Ofcom takes steps to split BT and Openreach into two

BT UKThe split between BT and Openreach into two separate legal companies will become a reality with British telecom regulator Ofcom proceeding with a formal notification.

Ofcom said BT failed to offer voluntary proposals that address the competition concerns of the UK telecom industry.

An independent Openreach will be in the interest of all providers. Openreach, a division of BT Group, develops and maintains the UK’s main telecoms network used by providers such as Sky, TalkTalk, Vodafone and BT’s retail business.

“We are disappointed that BT has not yet come forward with proposals that meet our competition concerns. Some progress has been made, but this has not been enough, and action is required now to deliver better outcomes for phone and broadband users,” said Ofcom.

Ofcom’s proposal in July requires Openreach to become a distinct company with its own Board and non-executive directors, including the Chair, who are not affiliated with BT. Openreach will have more independence to make decisions on strategic investments and should treat all of its customers equally.

“We are now preparing to notify the European Commission of our intention to implement these plans, requiring the legal separation of Openreach to make it more independent,” Ofcom said on Tuesday.

BT says the Ofcom model would trigger substantial costs, and there will be negative impact on the BT Pension Scheme Trustees. Its pension scheme has a deficit of £9.5 billion.

If legal separation is not delivering sufficient benefits for the telecoms industry and its customers, Ofcom will propose structural separation – fully breaking up the companies.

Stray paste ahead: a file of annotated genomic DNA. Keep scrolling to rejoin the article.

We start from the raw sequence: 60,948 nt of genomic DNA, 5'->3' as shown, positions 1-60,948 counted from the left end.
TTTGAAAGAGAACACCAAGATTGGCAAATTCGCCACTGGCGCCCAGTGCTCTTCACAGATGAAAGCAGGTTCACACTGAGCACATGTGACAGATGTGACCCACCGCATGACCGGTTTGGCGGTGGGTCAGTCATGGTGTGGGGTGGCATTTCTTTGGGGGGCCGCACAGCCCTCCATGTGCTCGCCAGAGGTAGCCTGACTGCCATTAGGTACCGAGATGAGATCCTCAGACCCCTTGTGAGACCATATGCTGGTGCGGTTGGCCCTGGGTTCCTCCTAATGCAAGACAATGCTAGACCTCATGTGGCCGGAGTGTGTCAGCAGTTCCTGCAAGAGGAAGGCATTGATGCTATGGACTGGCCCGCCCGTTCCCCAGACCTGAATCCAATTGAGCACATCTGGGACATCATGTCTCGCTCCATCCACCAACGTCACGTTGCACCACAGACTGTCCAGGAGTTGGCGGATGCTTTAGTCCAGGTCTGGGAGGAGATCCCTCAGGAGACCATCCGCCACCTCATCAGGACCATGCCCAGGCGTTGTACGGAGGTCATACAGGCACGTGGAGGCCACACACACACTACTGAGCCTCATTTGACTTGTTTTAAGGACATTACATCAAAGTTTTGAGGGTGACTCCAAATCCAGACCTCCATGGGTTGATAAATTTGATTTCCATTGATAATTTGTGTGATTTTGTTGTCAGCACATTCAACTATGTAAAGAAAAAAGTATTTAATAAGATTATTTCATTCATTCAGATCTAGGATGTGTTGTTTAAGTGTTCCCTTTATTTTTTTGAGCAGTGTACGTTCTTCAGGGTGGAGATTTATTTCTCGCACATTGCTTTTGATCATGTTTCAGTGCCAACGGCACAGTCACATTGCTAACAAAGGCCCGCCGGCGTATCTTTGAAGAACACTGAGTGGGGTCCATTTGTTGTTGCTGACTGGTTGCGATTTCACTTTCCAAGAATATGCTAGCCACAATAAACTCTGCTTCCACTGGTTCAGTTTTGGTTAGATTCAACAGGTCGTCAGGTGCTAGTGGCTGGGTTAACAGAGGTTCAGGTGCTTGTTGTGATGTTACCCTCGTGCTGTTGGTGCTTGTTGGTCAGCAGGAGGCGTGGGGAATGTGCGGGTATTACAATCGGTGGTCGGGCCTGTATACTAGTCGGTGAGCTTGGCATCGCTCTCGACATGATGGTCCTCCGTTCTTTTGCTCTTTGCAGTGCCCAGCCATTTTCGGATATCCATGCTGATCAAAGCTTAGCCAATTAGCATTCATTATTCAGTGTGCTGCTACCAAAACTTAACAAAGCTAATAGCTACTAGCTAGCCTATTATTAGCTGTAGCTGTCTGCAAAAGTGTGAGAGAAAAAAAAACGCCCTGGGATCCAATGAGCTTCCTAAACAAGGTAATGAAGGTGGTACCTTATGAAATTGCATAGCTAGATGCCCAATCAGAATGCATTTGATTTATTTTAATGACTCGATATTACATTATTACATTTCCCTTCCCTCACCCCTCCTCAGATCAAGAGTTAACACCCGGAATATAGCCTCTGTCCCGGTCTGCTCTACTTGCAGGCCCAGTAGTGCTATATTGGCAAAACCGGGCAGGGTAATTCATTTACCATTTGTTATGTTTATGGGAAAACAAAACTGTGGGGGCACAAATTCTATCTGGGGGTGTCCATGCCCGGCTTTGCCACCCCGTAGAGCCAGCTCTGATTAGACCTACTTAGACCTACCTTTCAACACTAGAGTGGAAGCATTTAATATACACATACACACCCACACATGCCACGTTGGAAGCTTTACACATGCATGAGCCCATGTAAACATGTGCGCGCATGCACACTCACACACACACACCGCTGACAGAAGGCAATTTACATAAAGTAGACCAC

In July, Ofcom said a full sell-off of Openreach was not necessary but ordered BT to give the division more independence by making it a legally separate company, although it would still sit within BT Group.

Rivals including Sky, TalkTalk and Vodafone argue that BT has dragged its heels in opening up the network to their engineers, which has hampered their ability to offer homes superfast broadband access.

The move is only a partial victory for BT’s rivals, which have to access to the network to provide their own services to customers, who have lobbied for a full breakup of Openreach.

“We welcome the fact that the regulator has finally made a decision,” said Dido Harding, CEO at TalkTalk. “While we do not think legal separation goes far enough to deliver the broadband consumers deserve, it is at least a step in the right direction.”

A BT spokesman said: “We put forward proposals in July that we believe are fair and sustainable, and that meet Ofcom’s objectives without disproportionate costs. We are implementing these proposals and we are in discussions with Ofcom on two outstanding issues, the reporting line of the Openreach chief executive and the form of legal incorporation.”

Hours before Ofcom’s announcement on Tuesday, BT said Mike McTighe, the former Ofcom director and City veteran, would be Openreach’s first independent chairman.

Cable.co.uk’s Dan Howdle said: “It’s tough to read whether BT’s heel-dragging is as a result of a tactic with the intention to deliberately delay and undermine the process, or whether, rather like Brexit, the process of separating Openreach is simply too vast and complex to be fully planned out in such a short period of time.”

Baburajan K
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